Latest News Archive

Please select Category, Year, and then Month to display items
Years
2017 2018 2019 2020
Previous Archive
05 June 2019 | Story Ruan Bruwer
Louzanne Coetzee
Athlete Louzanne Coetzee with the trophy of the Free State Sports Association for the Physically Disabled as Sports Star of the Year.

Although challenging, very exciting and a new journey, says Louzanne Coetzee about the athletics year for which she has been recognised.

The 26-year-old, who is doing her master’s in Social Cohesion and Reconciliation Studies at the University of the Free State, won the Free State Sports Association for the Physically Disabled (FSSAPD) Sports Star of the Year award for a fourth consecutive time. This was for the period June 2018 to April 2019.

In that time, she set a world record, an Africa record, and ran two marathons in which she came amazingly close to a second world record.

Only in her second marathon at the Berlin Marathon in September, the Paralympian fell 26 seconds short of the T11 (totally blind) world record time. She met the qualifying time for the 2020 Paralympic Games in Tokyo during the London Marathon in April.

“Marathons are definitely challenging and a new field for me, but I would say it has been a good 12 months. My aim is now set on next year’s Paralympic Games, where I would like to compete in the marathon and the 1 500 m.”

“I hope to run a good time in the 1 500 m at the World Para Athletics Championships in November.”

At the SASAPD National Championships for physically disabled and visually impaired athletes in April 2019, Coetzee won three gold medals and set a record in the 1 500 m. 

Others from the UFS also honoured

Coetzee has received several awards in her career, but says it is always special to be rewarded by her own federation (FSSAPD). 

Danie Breitenbach (T11) was also honoured as the Senior Male Sports Star. He bagged two gold medals and one silver and set a SA record in both the 800 m and 1 500 m at the nationals. Another Kovsie, Dineo Mokhosoa (F36 – coordination impairments), received a merit award for her gold medal in shot-put and silver in the discus at the national champs.

News Archive

Cohesions and Disruptions Forum
2014-07-15

 
The Institute for Reconciliation and Social Justice at the UFS and the Johannes Stegmann Art Gallery, in partnership with the Vryfees, co-presented an artist and academic forum on 18 July 2014.

The forum, ‘Cohesions and Disruptions: Art as a Key to Transformation’, was aptly timed to coincide with Mandela Day. This event formed part of the transformation strategy of the Vryfees arts festival, aiming to support more diversity and cross-cultural, contemporary art programmes.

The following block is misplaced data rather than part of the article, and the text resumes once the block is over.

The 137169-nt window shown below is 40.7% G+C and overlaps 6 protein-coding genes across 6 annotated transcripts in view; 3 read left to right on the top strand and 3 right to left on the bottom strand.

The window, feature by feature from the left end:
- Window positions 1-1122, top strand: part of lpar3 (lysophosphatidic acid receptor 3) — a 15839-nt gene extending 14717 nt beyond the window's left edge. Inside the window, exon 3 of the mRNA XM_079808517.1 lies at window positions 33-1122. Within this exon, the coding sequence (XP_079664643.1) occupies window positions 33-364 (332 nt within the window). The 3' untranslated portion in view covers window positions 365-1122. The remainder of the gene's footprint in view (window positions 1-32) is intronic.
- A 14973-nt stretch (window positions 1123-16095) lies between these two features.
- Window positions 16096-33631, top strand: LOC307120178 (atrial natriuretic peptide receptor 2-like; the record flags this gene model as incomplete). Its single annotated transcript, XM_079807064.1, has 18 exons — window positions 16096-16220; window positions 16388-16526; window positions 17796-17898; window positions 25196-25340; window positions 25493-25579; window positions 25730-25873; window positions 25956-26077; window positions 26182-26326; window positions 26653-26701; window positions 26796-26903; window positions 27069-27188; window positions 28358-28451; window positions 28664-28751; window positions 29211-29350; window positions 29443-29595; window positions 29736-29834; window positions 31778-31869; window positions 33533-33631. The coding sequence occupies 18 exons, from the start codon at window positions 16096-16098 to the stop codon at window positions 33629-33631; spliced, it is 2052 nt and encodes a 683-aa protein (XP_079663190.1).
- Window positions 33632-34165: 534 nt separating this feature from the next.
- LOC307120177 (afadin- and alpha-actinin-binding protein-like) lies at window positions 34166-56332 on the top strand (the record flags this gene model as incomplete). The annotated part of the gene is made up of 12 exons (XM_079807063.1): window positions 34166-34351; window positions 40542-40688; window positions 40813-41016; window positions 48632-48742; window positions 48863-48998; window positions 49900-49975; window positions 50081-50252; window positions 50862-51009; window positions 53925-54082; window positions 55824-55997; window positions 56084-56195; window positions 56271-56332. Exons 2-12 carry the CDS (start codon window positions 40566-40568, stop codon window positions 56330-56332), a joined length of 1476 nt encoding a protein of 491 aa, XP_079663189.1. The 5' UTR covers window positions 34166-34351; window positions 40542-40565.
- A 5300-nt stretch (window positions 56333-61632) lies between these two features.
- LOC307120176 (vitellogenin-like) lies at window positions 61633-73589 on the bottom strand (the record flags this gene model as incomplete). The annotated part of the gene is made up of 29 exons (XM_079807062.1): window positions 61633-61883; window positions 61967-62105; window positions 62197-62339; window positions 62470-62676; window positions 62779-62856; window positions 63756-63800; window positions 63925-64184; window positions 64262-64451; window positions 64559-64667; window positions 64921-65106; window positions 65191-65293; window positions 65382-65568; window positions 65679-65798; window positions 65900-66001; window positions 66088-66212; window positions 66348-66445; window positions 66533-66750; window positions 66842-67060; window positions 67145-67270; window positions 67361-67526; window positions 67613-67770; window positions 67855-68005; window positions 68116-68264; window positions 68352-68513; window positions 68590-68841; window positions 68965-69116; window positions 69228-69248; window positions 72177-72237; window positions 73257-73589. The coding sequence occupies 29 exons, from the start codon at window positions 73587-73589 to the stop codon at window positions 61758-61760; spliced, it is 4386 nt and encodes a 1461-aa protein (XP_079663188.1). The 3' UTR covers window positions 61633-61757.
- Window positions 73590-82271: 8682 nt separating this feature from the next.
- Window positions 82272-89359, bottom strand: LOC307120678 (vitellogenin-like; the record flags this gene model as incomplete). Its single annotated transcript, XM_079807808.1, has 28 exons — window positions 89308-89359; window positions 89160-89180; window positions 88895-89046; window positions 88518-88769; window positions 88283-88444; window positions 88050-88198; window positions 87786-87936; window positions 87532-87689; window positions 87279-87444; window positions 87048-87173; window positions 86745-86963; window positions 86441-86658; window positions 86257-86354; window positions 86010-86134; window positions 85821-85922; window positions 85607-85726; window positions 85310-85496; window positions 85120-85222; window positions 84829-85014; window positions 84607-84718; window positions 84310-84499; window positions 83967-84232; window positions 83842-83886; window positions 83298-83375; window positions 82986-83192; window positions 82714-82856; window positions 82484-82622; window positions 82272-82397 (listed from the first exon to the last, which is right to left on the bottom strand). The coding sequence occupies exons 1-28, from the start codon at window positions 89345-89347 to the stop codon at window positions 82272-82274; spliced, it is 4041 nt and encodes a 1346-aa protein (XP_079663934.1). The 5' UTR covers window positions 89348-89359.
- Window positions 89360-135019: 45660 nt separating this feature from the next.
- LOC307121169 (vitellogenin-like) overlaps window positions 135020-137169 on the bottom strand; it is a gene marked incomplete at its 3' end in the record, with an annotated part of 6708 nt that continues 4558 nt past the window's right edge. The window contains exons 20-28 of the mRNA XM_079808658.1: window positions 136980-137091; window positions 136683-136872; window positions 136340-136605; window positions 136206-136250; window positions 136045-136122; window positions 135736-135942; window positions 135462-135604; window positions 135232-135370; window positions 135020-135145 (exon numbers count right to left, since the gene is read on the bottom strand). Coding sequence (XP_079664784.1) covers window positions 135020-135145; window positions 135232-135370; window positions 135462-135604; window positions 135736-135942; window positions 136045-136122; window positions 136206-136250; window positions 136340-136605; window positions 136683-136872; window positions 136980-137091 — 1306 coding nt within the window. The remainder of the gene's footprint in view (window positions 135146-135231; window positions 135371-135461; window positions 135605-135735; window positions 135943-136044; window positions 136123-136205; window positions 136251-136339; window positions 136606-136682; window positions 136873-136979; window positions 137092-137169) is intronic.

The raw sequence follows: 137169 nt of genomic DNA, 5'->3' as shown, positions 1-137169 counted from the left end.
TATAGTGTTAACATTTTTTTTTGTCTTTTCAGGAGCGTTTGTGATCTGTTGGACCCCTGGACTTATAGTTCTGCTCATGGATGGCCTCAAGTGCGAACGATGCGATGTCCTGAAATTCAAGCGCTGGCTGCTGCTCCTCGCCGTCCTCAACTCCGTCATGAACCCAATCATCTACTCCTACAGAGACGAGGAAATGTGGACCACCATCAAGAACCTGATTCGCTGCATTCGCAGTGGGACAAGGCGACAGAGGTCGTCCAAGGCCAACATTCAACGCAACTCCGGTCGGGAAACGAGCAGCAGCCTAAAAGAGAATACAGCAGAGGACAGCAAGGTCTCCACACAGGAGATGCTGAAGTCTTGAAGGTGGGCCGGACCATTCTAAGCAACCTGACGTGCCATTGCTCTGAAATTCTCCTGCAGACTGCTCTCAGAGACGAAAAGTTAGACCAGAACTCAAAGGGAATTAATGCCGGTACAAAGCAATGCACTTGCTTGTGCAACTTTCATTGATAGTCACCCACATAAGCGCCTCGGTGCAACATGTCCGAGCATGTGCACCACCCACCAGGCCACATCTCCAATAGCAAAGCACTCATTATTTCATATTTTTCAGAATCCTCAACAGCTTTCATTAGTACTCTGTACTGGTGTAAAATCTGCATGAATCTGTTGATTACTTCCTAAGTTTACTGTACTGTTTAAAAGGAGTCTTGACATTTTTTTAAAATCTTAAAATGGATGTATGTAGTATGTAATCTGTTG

“Cohesions and Disruptions is part of the new Program for Innovation in Artform Development (PIKO/PIAD),” said Adri Herbert, Director of the Vryfees. “This includes both the cross-cultural OPENLab 2014, a new Australian/South African laboratory for early and mid-career South African artists, and a partnership with the Australian based SituateArt in Festivals initiative, managed by Salamanca Arts Centre in Hobart, Tasmania.”

The forum’s keynote speaker was Lee-Ann Tjunypa Buckskin. She is a Narungga, Wirangu, Wotjobaluk woman from South Australia and Victoria respectively. She is well known throughout the Aboriginal and Torres Strait Islands and broader arts communities. Buckskin’s presentation was titled ‘Building Young Indigenous People’s Lives through Art and Culture in Remote Central Australia.’

Buckskin spoke broadly about her involvement with youngsters – often poverty stricken and sniffing petrol – in remote areas of Australia. She explained how the arts have given the youth a chance at rehabilitation and hope for the future.

After her presentation, she was joined by Dr Willy Nel, lecturer at the UFS School of Education Studies. Dr Nel completed his PhD among the Khomani San in the Kalahari. 

Other forum speakers who presented their work included:
Dr Mari Velonaki, Director of the Centre for Social Robotics at the National Institute for Experimental Art at the University of New South Wales, Sydney;
Dr Nigel Helyer of Sonic Objects; Sonic Architecture, Sydney;
Bec Dean, Curator at Performance Space, Sydney;
Jesse Olivieri, co-founder of Parachutes for Ladies in Sydney; and
Cigdem Aydemir, Vryfees visual artist for 2014.

“Given the histories and present experiences of human rights violations and racial discrimination that indigenous people in Australia and South Africa are subjected to, we are particularly honoured to have Lee-Ann (Buckskin) as a guest speaker,” said Prof Andre Keet, Director of the UFS Institute for Reconciliation and Social Justice. 


We use cookies to make interactions with our websites and services easy and meaningful. To better understand how they are used, read more about the UFS cookie policy. By continuing to use this site you are giving us your consent to do this.

Accept